Upheaval: Nigerian opposition wins presidential election

African securityUpheaval: Nigerian opposition wins presidential election
Published 1 April 2015

Former General Muhammadu Buhari, the leader of the Nigerian opposition, has won a decisive victory over the incumbent president Goodluck Jonathan in the Nigerian general election. The result of the election, held over the weekend, may signal a dramatic shift in Nigeria’s political history: If Jonathan allows for a smooth and peaceful transition of power, it will mark the first time in Nigeria’s 55-year history of a civilian government handing power to an opposition party to form another civilian government. For most of its history, Nigeria has been ruled by military governments. Jonathan has conceded defeat, but it is not clear whether elements in Jonathan’s Peoples Democratic Party (PDP) would be willing to relinquish power after holding it since 1999. Based on Nigeria’s checkered political history, it is possible that the PDP may fight the results in the courts, on the streets – or even from the barracks. The Nigerian election result would likely have a ripple effect across the continent, from South Africa, where the seemingly unassailable African National Congress (ANC) has held power since 1994, to countries such as Angola, Equatorial Guinea, Ethiopia, Rwanda, Sudan, and Zimbabwe, which do no more than pay lip service to the concept of pluralist democracy and opposition politics. The election results follow several unexpected political upheavals in Africa which may suggest incumbents today can no longer afford to ignore the will of the people and cling to power indefinitely.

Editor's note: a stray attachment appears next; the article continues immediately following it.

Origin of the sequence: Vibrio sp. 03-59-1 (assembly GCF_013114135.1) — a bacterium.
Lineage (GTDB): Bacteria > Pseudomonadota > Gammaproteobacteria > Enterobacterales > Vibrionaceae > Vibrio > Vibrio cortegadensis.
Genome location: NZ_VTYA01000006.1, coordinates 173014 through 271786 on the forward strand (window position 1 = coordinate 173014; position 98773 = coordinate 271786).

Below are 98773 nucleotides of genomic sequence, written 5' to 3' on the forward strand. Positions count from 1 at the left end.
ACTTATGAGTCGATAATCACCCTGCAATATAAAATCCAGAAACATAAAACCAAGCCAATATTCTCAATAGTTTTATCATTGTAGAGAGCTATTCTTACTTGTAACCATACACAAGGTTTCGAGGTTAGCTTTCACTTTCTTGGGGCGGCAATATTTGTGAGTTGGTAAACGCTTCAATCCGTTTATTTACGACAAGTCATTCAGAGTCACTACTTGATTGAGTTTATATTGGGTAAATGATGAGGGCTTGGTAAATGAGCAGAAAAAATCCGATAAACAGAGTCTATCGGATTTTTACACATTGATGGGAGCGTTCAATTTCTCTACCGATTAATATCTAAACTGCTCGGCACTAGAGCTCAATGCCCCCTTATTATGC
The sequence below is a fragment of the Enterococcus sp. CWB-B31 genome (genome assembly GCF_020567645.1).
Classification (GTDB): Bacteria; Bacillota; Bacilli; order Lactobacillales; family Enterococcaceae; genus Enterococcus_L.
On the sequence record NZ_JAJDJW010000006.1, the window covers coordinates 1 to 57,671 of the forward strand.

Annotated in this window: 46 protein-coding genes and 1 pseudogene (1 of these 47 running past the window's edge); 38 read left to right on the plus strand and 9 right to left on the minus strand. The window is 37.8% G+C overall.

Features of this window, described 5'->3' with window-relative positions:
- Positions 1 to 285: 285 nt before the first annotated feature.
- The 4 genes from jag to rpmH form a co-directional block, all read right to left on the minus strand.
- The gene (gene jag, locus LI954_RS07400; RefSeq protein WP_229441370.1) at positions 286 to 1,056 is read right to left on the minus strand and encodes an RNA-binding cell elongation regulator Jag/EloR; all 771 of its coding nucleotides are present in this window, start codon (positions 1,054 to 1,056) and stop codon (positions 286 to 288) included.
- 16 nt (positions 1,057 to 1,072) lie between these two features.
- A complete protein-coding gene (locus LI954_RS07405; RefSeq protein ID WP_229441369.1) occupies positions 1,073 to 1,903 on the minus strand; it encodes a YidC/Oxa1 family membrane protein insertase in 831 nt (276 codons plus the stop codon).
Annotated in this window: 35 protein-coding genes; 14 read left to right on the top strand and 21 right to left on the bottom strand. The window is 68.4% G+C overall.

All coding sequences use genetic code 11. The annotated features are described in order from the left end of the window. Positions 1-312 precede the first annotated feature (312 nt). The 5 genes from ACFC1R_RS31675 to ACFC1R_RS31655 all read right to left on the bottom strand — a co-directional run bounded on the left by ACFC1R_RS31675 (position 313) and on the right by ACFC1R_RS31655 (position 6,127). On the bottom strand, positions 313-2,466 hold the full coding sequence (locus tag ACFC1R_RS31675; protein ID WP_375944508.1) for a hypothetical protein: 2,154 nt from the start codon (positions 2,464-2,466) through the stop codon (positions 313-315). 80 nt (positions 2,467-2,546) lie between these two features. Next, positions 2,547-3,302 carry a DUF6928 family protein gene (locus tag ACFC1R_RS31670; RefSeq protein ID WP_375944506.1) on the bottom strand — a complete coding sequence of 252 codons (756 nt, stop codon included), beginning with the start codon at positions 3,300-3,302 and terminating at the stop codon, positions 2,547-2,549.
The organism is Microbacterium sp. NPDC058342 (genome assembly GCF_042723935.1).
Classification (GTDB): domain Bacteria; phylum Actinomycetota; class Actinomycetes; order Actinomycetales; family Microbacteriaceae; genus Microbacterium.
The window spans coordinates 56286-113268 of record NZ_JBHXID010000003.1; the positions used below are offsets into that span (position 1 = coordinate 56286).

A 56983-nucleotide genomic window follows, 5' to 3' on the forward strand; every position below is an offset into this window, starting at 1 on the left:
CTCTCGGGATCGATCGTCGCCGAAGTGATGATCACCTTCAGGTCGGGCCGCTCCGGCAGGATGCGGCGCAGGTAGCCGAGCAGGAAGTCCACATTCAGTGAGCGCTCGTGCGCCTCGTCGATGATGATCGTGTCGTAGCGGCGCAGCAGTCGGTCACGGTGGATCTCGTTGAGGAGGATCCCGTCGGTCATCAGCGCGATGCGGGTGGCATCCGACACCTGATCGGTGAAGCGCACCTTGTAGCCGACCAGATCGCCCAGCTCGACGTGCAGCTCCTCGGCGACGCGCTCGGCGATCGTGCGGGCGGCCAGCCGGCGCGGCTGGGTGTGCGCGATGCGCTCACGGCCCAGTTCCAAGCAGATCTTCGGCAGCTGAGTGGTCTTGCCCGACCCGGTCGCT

Former General Muhammadu Buhari, the leader of the Nigerian opposition, has won a decisive victory over the incumbent president Goodluck Jonathan in the Nigerian general election. The result of the election, held over the weekend, may signal a dramatic shift in Nigeria’s political history: If Jonathan allows for a smooth and peaceful transition of power, it will mark the first time in Nigeria’s 55-year history of a civilian government handing power to an opposition party to form another civilian government.
For most of its history, Nigeria has been ruled by military governments.
The New York Times reports that by Tuesday night, election tallies showed Buhari leading with nearly 15 million votes, well ahead of Jonathan, with 12.8 million votes.
The president called Buhari to concede defeat, according to Buhari’s party, the All Progressives Congress (APC). Lai Mohammed, a spokesman for the APC party, said: “He telephoned Muhammadu Buhari to congratulate him on with his victory. He will be a hero to concede because the tension will go down dramatically.”
Mohammed told supporters at the APC headquarters in Abuja that at “exactly 5.05[p.m.] the call came through. So anybody who now tries to foment trouble is doing it on their own.”
Analysts said that the stunning victory of the opposition was a milestone for a pluralist, multiparty democracy on the continent. Still, it was not clear whether elements in Jonathan’s Peoples Democratic Party (PDP) would be willing to relinquish power after holding it since 1999. Based on Nigeria’s checkered political history, it is possible that the PDP may fight the results in the courts, on the streets – or even from the barracks.
Buhari, a 72-year-old Muslim from northern Nigeria, headed a military government for about twenty months in 1982-83, and gained a reputation a strict, no-nonsense ruler. He emphasized his military background in the current campaign, vowing to clean up corruption and uplift the morale of the armed forces.
His All Progressives Congress party carried Nigeria’s two biggest cities, Lagos and Kano, and gained impressive victories in its northern strongholds. Jonathan’s votes came mostly from his home territory in the south, which includes the oil-rich Niger delta. His campaign was hampered, however, but what appears to be a lackluster election-day get-out-the- vote effort.

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